For Immediate Release:
April 14, 2019
PETA Calls For Animal Ban at Tourist Sites Following Revelations of Weak, Wounded Animals Forced to Carry Tourists in the Hot Sun
Cairo — A new PETA investigation of the top tourism destinations in Egypt—including the Great Pyramid of Giza, Saqqara, and Luxor—has revealed horrific abuse of horses and camels forced to haul visitors on their backs or in carriages in blistering heat without shade, food, or water. Eyewitnesses also documented that camels were beaten at the Birqash Camel Market before being sold to the tourism industry. In response, PETA is calling for a ban on the use of working animals at tourist sites in the country.
Video footage shows handlers in Giza violently beating a horse who’d collapsed on her side while being forced to pull a carriage. She was severely injured from her fall, but they continued to beat her until she got back up. Many horses used for rides in Giza and Luxor had painful, bloody wounds and were forced to wait in the scorching sun for the next paying customer—without food, water, or access to shade. Emaciated horses whose ribs showed through their skin were repeatedly yanked and whipped. And at the notorious Birqash Camel Market, men and children were observed viciously beating screaming camels with sticks. Many of the animals’ faces were bloody, and one camel foamed at the mouth.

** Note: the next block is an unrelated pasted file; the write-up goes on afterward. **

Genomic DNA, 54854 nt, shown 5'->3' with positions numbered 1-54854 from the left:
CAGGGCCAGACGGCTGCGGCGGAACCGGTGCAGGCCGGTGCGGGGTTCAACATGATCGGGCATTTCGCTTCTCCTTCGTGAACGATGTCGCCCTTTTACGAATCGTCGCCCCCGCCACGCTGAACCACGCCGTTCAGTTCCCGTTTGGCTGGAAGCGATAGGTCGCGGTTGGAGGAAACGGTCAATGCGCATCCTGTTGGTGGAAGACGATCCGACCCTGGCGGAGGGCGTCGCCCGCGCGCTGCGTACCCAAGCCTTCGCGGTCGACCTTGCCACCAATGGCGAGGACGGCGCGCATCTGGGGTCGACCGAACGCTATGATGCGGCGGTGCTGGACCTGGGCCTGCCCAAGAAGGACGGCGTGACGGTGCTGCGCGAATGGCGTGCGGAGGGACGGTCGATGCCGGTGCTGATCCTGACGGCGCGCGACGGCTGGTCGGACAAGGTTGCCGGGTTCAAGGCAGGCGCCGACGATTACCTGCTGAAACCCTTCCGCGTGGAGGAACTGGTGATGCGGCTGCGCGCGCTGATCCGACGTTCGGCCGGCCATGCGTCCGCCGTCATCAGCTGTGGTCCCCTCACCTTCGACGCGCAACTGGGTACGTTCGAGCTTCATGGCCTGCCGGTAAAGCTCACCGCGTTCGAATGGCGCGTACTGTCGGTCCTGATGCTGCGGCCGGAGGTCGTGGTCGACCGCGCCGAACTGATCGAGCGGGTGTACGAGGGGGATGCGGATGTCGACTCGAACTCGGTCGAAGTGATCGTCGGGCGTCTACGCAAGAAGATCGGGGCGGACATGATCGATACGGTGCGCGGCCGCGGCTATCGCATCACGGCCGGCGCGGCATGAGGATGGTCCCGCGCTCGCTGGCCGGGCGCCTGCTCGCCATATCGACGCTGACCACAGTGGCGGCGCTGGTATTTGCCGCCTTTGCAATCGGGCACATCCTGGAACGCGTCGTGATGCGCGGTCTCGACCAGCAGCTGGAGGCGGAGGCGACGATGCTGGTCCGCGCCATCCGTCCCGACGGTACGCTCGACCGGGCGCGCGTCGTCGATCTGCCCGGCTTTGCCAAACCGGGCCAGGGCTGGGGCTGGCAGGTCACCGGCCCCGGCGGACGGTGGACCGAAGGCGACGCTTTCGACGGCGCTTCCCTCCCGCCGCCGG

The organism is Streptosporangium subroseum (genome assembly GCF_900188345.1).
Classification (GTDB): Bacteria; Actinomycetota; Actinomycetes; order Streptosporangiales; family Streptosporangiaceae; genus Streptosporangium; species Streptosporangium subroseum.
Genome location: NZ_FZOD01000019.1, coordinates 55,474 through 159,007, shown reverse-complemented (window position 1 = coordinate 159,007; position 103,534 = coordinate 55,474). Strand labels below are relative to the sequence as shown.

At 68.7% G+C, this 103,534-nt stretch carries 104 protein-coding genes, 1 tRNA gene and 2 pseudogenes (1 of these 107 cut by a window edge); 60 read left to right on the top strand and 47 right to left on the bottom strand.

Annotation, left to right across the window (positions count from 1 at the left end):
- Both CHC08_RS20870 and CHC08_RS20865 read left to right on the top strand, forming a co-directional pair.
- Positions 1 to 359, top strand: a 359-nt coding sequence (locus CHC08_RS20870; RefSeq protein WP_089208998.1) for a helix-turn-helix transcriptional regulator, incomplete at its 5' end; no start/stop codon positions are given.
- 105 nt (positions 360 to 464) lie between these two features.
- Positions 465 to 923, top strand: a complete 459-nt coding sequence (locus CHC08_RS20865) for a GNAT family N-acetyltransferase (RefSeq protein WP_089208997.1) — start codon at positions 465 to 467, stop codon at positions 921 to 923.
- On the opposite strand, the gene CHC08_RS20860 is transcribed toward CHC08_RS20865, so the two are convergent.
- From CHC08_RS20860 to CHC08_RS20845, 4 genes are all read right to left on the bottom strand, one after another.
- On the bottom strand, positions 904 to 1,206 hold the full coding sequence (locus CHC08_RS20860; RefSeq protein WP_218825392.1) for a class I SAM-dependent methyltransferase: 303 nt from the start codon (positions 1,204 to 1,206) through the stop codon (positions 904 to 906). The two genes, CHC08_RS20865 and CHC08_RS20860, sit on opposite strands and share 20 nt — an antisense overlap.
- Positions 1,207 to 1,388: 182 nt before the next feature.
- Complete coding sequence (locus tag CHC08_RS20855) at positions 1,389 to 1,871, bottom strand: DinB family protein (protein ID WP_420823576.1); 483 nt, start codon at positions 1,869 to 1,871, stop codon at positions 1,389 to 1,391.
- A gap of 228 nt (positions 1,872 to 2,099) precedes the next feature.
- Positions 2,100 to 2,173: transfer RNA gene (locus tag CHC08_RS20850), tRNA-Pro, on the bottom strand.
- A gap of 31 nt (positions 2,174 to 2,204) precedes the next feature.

“It’s disgraceful that exhausted, emaciated animals in Egypt are beaten and whipped into giving endless rides in the heat, even as their legs buckle and they collapse,” says PETA Vice President Jason Baker. “PETA is calling on the Egyptian Ministry of Tourism to replace these abused animals with modern conveyances such as electric rickshaws so that tourists can appreciate the country’s rich history without supporting cruelty to animals.”
PETA—whose motto reads, in part, that “animals are not ours to abuse in any way”—notes that once the camels sold at the Birqash market are no longer able to give rides around the Giza and Saqqara pyramids, they’re returned to the market and sent to be slaughtered.
PETA’s letter to Minister of Tourism Rania Al-Mashat is available on request.
Photographs and broadcast-quality video footage from the investigation are available on request. For more information, please visit PETAAsia.com.